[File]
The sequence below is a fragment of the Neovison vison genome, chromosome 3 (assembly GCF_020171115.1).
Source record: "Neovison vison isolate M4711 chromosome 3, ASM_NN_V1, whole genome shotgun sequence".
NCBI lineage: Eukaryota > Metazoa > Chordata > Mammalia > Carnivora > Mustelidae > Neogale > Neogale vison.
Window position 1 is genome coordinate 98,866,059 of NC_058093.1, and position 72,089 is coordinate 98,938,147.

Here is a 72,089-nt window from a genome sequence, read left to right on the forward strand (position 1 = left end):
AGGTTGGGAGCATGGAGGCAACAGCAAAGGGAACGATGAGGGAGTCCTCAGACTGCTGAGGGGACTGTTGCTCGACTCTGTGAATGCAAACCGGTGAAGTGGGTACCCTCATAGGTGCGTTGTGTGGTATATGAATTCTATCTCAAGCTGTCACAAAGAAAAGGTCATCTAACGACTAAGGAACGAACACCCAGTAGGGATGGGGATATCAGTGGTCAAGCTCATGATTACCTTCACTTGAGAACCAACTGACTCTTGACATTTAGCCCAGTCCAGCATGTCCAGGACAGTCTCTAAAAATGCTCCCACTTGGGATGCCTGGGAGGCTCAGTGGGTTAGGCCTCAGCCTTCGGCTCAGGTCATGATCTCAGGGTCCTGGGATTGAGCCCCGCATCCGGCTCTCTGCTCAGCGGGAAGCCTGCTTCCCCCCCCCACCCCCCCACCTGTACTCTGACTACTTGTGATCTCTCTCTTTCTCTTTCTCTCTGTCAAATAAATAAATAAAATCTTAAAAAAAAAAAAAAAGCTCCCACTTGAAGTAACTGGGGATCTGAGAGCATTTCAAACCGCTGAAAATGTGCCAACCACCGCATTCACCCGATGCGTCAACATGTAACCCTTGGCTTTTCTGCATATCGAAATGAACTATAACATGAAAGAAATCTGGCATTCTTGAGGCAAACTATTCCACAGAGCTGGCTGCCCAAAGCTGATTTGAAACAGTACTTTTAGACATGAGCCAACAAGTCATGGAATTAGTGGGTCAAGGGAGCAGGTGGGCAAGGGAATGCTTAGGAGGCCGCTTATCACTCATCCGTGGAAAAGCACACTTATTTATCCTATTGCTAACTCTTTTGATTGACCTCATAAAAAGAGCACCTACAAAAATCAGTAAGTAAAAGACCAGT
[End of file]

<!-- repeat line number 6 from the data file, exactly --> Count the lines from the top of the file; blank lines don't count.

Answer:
AGGTTGGGAGCATGGAGGCAACAGCAAAGGGAACGATGAGGGAGTCCTCAGACTGCTGAGGGGACTGTTGCTCGACTCTGTGAATGCAAACCGGTGAAGTGGGTACCCTCATAGGTGCGTTGTGTGGTATATGAATTCTATCTCAAGCTGTCACAAAGAAAAGGTCATCTAACGACTAAGGAACGAACACCCAGTAGGGATGGGGATATCAGTGGTCAAGCTCATGATTACCTTCACTTGAGAACCAACTGACTCTTGACATTTAGCCCAGTCCAGCATGTCCAGGACAGTCTCTAAAAATGCTCCCACTTGGGATGCCTGGGAGGCTCAGTGGGTTAGGCCTCAGCCTTCGGCTCAGGTCATGATCTCAGGGTCCTGGGATTGAGCCCCGCATCCGGCTCTCTGCTCAGCGGGAAGCCTGCTTCCCCCCCCCACCCCCCCACCTGTACTCTGACTACTTGTGATCTCTCTCTTTCTCTTTCTCTCTGTCAAATAAATAAATAAAATCTTAAAAAAAAAAAAAAAGCTCCCACTTGAAGTAACTGGGGATCTGAGAGCATTTCAAACCGCTGAAAATGTGCCAACCACCGCATTCACCCGATGCGTCAACATGTAACCCTTGGCTTTTCTGCATATCGAAATGAACTATAACATGAAAGAAATCTGGCATTCTTGAGGCAAACTATTCCACAGAGCTGGCTGCCCAAAGCTGATTTGAAACAGTACTTTTAGACATGAGCCAACAAGTCATGGAATTAGTGGGTCAAGGGAGCAGGTGGGCAAGGGAATGCTTAGGAGGCCGCTTATCACTCATCCGTGGAAAAGCACACTTATTTATCCTATTGCTAACTCTTTTGATTGACCTCATAAAAAGAGCACCTACAAAAATCAGTAAGTAAAAGACCAGT